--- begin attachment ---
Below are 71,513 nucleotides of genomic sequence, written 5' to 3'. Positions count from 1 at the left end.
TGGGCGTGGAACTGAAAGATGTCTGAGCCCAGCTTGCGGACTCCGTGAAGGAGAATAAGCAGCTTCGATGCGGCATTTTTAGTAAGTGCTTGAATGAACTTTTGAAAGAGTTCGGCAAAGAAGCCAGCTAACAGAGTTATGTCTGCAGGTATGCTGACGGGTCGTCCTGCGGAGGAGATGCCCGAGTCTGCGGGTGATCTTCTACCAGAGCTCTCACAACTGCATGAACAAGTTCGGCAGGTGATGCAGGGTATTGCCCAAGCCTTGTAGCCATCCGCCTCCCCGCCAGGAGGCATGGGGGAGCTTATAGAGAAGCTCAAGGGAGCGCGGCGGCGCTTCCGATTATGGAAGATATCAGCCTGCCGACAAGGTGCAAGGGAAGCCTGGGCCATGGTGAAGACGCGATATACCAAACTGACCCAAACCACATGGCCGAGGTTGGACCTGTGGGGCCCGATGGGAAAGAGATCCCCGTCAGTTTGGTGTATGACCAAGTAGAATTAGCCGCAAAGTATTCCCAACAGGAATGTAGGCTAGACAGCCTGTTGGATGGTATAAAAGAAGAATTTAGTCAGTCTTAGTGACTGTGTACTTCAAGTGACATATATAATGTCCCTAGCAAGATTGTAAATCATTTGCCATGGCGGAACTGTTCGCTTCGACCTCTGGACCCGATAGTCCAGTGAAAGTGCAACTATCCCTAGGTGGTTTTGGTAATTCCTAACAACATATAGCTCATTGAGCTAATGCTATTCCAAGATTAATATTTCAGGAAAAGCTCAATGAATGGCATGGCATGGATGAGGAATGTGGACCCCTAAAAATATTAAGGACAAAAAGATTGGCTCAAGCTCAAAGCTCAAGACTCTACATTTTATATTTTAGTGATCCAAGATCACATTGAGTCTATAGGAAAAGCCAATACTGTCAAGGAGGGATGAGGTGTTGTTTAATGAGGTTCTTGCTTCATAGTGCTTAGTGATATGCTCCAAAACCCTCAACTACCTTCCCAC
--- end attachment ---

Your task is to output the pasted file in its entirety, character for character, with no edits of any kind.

Below are 71,513 nucleotides of genomic sequence, written 5' to 3'. Positions count from 1 at the left end.
TGGGCGTGGAACTGAAAGATGTCTGAGCCCAGCTTGCGGACTCCGTGAAGGAGAATAAGCAGCTTCGATGCGGCATTTTTAGTAAGTGCTTGAATGAACTTTTGAAAGAGTTCGGCAAAGAAGCCAGCTAACAGAGTTATGTCTGCAGGTATGCTGACGGGTCGTCCTGCGGAGGAGATGCCCGAGTCTGCGGGTGATCTTCTACCAGAGCTCTCACAACTGCATGAACAAGTTCGGCAGGTGATGCAGGGTATTGCCCAAGCCTTGTAGCCATCCGCCTCCCCGCCAGGAGGCATGGGGGAGCTTATAGAGAAGCTCAAGGGAGCGCGGCGGCGCTTCCGATTATGGAAGATATCAGCCTGCCGACAAGGTGCAAGGGAAGCCTGGGCCATGGTGAAGACGCGATATACCAAACTGACCCAAACCACATGGCCGAGGTTGGACCTGTGGGGCCCGATGGGAAAGAGATCCCCGTCAGTTTGGTGTATGACCAAGTAGAATTAGCCGCAAAGTATTCCCAACAGGAATGTAGGCTAGACAGCCTGTTGGATGGTATAAAAGAAGAATTTAGTCAGTCTTAGTGACTGTGTACTTCAAGTGACATATATAATGTCCCTAGCAAGATTGTAAATCATTTGCCATGGCGGAACTGTTCGCTTCGACCTCTGGACCCGATAGTCCAGTGAAAGTGCAACTATCCCTAGGTGGTTTTGGTAATTCCTAACAACATATAGCTCATTGAGCTAATGCTATTCCAAGATTAATATTTCAGGAAAAGCTCAATGAATGGCATGGCATGGATGAGGAATGTGGACCCCTAAAAATATTAAGGACAAAAAGATTGGCTCAAGCTCAAAGCTCAAGACTCTACATTTTATATTTTAGTGATCCAAGATCACATTGAGTCTATAGGAAAAGCCAATACTGTCAAGGAGGGATGAGGTGTTGTTTAATGAGGTTCTTGCTTCATAGTGCTTAGTGATATGCTCCAAAACCCTCAACTACCTTCCCAC